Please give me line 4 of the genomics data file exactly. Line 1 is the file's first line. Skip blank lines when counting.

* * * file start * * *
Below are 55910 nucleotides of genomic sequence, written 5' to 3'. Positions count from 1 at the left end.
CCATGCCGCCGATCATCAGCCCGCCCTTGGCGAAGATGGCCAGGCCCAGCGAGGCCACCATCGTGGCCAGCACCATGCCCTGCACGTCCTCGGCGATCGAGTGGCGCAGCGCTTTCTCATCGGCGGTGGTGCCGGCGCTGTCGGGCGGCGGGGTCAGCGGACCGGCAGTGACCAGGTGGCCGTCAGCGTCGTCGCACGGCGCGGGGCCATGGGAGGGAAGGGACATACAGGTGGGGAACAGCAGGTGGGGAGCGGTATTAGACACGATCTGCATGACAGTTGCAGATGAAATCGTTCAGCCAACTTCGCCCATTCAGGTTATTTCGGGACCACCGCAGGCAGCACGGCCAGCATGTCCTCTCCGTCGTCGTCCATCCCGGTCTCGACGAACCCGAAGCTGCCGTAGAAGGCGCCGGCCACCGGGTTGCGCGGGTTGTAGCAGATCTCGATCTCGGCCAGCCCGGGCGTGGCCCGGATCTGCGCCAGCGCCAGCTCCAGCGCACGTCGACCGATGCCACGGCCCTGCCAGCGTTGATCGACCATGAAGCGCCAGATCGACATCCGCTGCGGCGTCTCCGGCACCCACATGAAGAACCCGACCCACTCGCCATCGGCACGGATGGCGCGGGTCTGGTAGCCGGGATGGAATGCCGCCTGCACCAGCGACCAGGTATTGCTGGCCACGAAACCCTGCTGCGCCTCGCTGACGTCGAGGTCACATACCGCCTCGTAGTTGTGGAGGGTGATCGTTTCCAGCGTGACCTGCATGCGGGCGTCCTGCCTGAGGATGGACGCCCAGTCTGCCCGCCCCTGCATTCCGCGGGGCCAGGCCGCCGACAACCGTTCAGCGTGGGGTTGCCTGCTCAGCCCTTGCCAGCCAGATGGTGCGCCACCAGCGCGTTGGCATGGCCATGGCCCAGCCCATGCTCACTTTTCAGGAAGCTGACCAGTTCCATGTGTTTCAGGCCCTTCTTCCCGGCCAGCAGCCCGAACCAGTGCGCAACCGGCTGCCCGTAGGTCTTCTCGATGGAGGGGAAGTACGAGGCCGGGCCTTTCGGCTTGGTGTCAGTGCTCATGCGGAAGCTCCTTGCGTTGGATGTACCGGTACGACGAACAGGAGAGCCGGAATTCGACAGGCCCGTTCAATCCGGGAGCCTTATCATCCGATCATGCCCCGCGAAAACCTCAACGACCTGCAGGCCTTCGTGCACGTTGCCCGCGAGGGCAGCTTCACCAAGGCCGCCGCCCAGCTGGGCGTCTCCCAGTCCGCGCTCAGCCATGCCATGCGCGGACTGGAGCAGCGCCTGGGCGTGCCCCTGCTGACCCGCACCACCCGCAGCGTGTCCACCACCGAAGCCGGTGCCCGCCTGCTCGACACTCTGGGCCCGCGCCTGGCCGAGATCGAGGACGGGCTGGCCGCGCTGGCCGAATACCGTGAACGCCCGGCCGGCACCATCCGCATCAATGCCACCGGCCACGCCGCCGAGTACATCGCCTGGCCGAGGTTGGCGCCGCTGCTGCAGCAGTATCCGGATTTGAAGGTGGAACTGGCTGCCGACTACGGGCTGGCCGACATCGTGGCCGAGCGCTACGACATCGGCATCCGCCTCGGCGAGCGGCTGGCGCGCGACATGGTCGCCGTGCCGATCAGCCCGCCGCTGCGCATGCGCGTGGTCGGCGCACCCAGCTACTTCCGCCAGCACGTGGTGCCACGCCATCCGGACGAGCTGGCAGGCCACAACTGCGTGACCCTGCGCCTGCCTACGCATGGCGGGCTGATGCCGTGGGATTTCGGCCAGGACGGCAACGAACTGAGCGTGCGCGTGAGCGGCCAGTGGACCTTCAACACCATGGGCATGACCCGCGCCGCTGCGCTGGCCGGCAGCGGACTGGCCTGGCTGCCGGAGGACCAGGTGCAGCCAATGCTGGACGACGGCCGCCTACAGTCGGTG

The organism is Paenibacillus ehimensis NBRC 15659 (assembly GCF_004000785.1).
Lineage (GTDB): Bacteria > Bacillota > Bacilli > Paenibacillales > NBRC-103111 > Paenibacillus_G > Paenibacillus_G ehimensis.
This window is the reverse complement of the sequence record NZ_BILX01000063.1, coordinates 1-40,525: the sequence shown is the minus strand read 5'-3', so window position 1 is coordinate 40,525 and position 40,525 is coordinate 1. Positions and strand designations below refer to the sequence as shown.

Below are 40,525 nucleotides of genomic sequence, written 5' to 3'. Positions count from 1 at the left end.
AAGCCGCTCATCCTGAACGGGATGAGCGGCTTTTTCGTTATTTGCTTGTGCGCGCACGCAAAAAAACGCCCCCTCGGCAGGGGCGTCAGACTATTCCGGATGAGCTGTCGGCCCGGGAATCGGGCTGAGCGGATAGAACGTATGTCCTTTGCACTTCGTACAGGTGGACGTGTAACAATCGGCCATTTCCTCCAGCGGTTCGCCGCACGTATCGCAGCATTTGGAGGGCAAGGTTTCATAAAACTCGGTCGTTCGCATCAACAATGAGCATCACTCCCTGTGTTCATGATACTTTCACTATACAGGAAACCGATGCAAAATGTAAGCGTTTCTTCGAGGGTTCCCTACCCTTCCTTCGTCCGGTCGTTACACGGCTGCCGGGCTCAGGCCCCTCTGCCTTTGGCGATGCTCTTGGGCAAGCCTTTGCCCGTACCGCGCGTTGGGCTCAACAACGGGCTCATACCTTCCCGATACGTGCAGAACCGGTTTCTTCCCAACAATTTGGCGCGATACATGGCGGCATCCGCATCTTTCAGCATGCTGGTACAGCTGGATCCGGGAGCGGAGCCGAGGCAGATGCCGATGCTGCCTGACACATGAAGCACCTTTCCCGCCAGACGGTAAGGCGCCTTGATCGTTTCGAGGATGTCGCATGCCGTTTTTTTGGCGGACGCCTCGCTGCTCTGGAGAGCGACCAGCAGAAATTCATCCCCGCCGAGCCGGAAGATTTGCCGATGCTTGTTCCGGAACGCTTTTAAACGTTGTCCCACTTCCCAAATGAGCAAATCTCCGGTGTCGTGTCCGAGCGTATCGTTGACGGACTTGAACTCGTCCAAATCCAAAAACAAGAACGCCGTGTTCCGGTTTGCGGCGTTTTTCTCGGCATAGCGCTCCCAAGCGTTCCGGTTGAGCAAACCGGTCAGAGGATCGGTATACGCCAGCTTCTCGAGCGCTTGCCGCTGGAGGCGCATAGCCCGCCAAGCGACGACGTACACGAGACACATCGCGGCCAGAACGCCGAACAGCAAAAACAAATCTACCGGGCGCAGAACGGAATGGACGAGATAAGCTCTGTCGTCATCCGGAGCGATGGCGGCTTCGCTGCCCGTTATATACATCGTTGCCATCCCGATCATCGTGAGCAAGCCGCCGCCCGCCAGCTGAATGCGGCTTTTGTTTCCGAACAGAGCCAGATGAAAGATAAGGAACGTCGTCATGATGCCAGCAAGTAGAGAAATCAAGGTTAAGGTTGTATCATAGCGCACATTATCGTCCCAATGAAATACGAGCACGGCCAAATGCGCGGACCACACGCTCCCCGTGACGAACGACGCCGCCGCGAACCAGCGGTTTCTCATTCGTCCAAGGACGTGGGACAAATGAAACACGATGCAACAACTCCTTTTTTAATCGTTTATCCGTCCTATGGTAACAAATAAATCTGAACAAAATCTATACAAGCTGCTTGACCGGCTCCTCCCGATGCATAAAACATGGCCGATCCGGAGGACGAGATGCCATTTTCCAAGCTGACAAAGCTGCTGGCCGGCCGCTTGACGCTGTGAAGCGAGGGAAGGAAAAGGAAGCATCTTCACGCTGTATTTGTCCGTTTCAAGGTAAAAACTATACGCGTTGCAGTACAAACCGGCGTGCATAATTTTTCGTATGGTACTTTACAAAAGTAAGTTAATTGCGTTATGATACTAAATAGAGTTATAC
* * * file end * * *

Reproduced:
Lineage (GTDB): Bacteria > Bacillota > Bacilli > Paenibacillales > NBRC-103111 > Paenibacillus_G > Paenibacillus_G ehimensis.